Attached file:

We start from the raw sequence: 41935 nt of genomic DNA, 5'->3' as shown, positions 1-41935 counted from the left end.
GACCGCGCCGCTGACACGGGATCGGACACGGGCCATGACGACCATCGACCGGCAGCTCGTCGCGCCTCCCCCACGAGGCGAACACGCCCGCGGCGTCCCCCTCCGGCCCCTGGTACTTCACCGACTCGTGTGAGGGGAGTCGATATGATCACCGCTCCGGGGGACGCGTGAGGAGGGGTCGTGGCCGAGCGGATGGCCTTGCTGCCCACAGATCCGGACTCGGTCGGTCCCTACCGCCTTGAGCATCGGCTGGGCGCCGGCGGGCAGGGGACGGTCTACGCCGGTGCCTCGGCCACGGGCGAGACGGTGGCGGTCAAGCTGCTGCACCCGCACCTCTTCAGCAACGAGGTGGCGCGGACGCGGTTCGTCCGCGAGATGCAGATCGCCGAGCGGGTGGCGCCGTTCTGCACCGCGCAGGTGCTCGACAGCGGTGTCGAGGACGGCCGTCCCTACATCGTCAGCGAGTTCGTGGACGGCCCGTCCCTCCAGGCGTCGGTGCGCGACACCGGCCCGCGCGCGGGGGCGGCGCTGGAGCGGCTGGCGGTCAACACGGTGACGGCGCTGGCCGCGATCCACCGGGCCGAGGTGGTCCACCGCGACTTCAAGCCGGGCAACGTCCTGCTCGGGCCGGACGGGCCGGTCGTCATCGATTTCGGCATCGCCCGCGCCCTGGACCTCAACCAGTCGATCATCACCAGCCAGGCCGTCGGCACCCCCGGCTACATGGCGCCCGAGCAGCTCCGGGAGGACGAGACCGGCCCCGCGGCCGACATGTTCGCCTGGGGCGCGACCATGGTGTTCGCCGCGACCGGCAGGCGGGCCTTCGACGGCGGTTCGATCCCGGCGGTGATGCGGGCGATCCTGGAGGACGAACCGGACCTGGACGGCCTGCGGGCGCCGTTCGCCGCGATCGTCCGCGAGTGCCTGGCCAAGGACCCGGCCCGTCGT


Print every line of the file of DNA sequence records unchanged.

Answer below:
We start from the raw sequence: 41935 nt of genomic DNA, 5'->3' as shown, positions 1-41935 counted from the left end.
GACCGCGCCGCTGACACGGGATCGGACACGGGCCATGACGACCATCGACCGGCAGCTCGTCGCGCCTCCCCCACGAGGCGAACACGCCCGCGGCGTCCCCCTCCGGCCCCTGGTACTTCACCGACTCGTGTGAGGGGAGTCGATATGATCACCGCTCCGGGGGACGCGTGAGGAGGGGTCGTGGCCGAGCGGATGGCCTTGCTGCCCACAGATCCGGACTCGGTCGGTCCCTACCGCCTTGAGCATCGGCTGGGCGCCGGCGGGCAGGGGACGGTCTACGCCGGTGCCTCGGCCACGGGCGAGACGGTGGCGGTCAAGCTGCTGCACCCGCACCTCTTCAGCAACGAGGTGGCGCGGACGCGGTTCGTCCGCGAGATGCAGATCGCCGAGCGGGTGGCGCCGTTCTGCACCGCGCAGGTGCTCGACAGCGGTGTCGAGGACGGCCGTCCCTACATCGTCAGCGAGTTCGTGGACGGCCCGTCCCTCCAGGCGTCGGTGCGCGACACCGGCCCGCGCGCGGGGGCGGCGCTGGAGCGGCTGGCGGTCAACACGGTGACGGCGCTGGCCGCGATCCACCGGGCCGAGGTGGTCCACCGCGACTTCAAGCCGGGCAACGTCCTGCTCGGGCCGGACGGGCCGGTCGTCATCGATTTCGGCATCGCCCGCGCCCTGGACCTCAACCAGTCGATCATCACCAGCCAGGCCGTCGGCACCCCCGGCTACATGGCGCCCGAGCAGCTCCGGGAGGACGAGACCGGCCCCGCGGCCGACATGTTCGCCTGGGGCGCGACCATGGTGTTCGCCGCGACCGGCAGGCGGGCCTTCGACGGCGGTTCGATCCCGGCGGTGATGCGGGCGATCCTGGAGGACGAACCGGACCTGGACGGCCTGCGGGCGCCGTTCGCCGCGATCGTCCGCGAGTGCCTGGCCAAGGACCCGGCCCGTCGT